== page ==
Business07 September 2018

Albenga: Discover Riviera Airport and enjoy easy access to Monaco

Trans boarding on Schengen flights. The new travel destination for private and business aviation on Italy’s magnificent Riviera. With a high level of attention to passenger privacy, Riviera Airport provides a discrete transit to your final destination in Italy, Monaco or France.

Credit Facebook site

Credit Facebook site

Located close to Albenga, our runway is only a few kilometers away from the most famous places in Western Liguria: San Remo, Alassio, Albenga and Finale Ligure. The Cote d'Azur is also easily accessible: you can reach Monte Carlo, Nice, or Cannes within an hour's drive by VIP car shuttle, or in less than 20 minutes by private helicopter. Our helicopter is available on demand for a fast transit to your next destination.

Riviera Airport will be completely restructured in accordance with superior prerequisites – all flight services will remain operational during the reconstruction. In the near future you will arrive at an ultra-modern airport with a comprehensive range of high-end services for passengers and crew. To enhance your visit, our unique aviation services will include free Wi-Fi, new business lounges, a bar and a restaurant. The airport will also offer top-end private jet services with professional technical assistance and hangars for secure aircraft parking.


The Riviera Airport looks back on nearly a century-old history of Italian aviation. Established in 1922 and named after the Italian fighter pilot “Clemente Panero”, the runway at Villanova d’Albenga was variously used for military, industrial and civil purposes. To date, the Riviera Airport is the home port of Piaggio Aerospace, the only remaining aircraft manufacturer in Italy. Apart from this, the airport is used exclusively to handle general and business aviation.

The 1.5 km long runway can be used by aircraft with a take-off weight of up to 60 tonnes and offers private jets of all classes an interesting alternative to the overcrowded airports beyond the Italian border. Monte-Carlo can be reached in less than an hour by motorway, while a helicopter operator offers a 20-minute shuttle flight from the runway to the Principality. The sandy beaches of Alassio, the nearby golf course of Garlenda and the beauty of the Ligurian coastlines and mountains invite passengers and crew to explore and to rest.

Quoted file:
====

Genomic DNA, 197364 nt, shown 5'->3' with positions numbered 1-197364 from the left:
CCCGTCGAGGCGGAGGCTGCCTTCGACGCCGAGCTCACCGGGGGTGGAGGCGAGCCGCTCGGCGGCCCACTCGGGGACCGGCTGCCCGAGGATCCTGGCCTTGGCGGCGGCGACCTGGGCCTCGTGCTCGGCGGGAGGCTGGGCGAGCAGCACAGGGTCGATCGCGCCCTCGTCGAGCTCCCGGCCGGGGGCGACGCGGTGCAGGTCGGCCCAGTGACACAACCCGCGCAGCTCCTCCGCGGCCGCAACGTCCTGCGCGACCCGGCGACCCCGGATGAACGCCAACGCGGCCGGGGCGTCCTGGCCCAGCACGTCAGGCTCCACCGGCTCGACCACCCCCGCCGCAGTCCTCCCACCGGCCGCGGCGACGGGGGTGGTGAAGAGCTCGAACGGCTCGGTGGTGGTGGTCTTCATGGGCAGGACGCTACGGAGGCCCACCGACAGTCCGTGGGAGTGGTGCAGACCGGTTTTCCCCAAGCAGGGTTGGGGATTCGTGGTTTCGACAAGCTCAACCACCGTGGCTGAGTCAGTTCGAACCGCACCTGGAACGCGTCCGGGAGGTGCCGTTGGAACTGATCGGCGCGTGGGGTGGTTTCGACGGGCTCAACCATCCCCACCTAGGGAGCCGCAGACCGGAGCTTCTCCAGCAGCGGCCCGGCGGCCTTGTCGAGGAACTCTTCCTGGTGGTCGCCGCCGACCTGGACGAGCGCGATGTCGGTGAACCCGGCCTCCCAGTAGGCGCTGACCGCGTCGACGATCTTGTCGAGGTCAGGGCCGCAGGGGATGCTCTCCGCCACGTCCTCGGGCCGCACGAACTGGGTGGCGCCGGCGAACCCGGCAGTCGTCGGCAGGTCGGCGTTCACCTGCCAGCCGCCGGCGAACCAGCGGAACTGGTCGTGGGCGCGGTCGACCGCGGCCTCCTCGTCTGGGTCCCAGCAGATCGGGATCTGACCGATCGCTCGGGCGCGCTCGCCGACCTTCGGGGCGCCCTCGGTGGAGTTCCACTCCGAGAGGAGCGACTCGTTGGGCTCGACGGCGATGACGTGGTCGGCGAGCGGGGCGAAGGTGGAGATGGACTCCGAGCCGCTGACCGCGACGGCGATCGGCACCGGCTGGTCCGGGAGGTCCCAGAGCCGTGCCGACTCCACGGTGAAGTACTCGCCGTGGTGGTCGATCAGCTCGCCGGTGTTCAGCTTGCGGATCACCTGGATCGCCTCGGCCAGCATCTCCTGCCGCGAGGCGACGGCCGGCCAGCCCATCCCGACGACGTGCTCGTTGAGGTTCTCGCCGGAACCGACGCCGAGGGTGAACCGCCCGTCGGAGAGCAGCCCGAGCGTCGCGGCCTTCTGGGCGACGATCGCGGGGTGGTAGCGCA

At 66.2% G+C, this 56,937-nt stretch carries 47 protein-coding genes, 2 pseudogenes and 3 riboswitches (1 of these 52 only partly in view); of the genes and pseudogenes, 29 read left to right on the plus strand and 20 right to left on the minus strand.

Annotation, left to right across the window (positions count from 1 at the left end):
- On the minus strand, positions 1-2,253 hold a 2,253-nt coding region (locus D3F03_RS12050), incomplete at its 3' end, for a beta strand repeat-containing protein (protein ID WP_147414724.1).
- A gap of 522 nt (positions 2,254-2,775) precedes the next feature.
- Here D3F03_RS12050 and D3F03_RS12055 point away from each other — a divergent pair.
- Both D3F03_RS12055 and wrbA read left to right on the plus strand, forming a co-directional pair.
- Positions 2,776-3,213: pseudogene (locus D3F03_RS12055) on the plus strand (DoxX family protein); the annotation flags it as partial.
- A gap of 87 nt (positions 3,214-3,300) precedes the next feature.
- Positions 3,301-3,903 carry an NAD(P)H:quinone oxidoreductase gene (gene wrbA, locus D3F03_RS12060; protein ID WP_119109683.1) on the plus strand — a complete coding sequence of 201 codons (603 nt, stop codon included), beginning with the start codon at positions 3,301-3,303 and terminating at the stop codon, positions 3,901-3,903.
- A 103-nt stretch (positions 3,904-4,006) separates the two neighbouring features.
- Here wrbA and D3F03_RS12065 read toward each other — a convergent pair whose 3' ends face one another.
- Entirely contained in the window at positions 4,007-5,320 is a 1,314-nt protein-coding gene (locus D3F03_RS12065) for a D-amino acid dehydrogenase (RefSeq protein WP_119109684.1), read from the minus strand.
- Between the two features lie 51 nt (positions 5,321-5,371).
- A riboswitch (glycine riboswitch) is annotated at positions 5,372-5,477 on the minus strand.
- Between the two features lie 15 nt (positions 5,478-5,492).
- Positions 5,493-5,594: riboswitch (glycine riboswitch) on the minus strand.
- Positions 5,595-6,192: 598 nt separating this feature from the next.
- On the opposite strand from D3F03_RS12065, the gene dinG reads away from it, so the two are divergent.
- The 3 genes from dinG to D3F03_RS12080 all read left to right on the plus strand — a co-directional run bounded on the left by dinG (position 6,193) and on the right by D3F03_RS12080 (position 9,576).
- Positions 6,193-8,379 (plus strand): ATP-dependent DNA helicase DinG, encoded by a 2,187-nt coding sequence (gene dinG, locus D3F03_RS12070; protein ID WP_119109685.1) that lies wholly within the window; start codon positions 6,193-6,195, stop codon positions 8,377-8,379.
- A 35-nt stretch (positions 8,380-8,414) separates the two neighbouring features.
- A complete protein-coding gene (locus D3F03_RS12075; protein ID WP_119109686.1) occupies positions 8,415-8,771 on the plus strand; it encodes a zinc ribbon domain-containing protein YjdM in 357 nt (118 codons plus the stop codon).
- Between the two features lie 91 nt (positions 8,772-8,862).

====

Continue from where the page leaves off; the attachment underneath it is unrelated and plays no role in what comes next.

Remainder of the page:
[Credit Facebook site]


Due to good connections with the economic and tourist centres of the Italian and French Riviera, the airport offers significant potential for development. The Italian government in early 2016 privatised the airport. In collaboration with an architect team based in Milan, the new owner plans to completely modernise the airport and position it as an upmarket niche airport for general aviation.

The runway will be extended by approx. 200 m and equipped with a modern GPS. Contemporary hangars for jets and helicopters of all sizes will make the airport not only more attractive as an alternative travel destination on the Northern Med, but also, and more particularly, as a home port for jet owners and operators based in the region. Owners and operators of jets will find all service facilities on site and under single management: a technical hangar for inspection and maintenance, flight simulators, a hotel for crew and pilots, and new terminal buildings designed specifically for general aviation.

[Credit Facebook site]

The architecture of the future airport will be carefully embedded in the existing cultural landscape and will be constructed in a sustainable and environmentally conscious manner. Respect for the existing geological spaces will avoid industrial landmark architecture, but accentuate vistas and openings into the natural environment. With 300 days of sun annually, the Mediterranean light will be incorporated both as a source of energy and a catalyst for design in the conception of architectural ideas. But the challenge is also to respond to the aesthetic fascination of modern flying machines. Italian architecture provides a treasure trove of 20th century architectural and design history, on which the redesign of the airport is intended to build.

Embodying the transition between earth and sky, from rest to motion, the open and transparent spaces of the new airport buildings will provide a pleasant transition from “land-side” to “air-side”. Moreover, the terminals will not just be a transit facility for hasty travellers, but serve as experiential spaces with exhibitions and installations of contemporary art. A deliberate and exclusive contrast to the cacophonous shopping malls of commercial aviation. Besides their functionality, the planned terminals are also places of quiet and reflection and should invite interested travellers to linger and enjoy the experience.

More info:

International editions:   English | Deutsch | Russian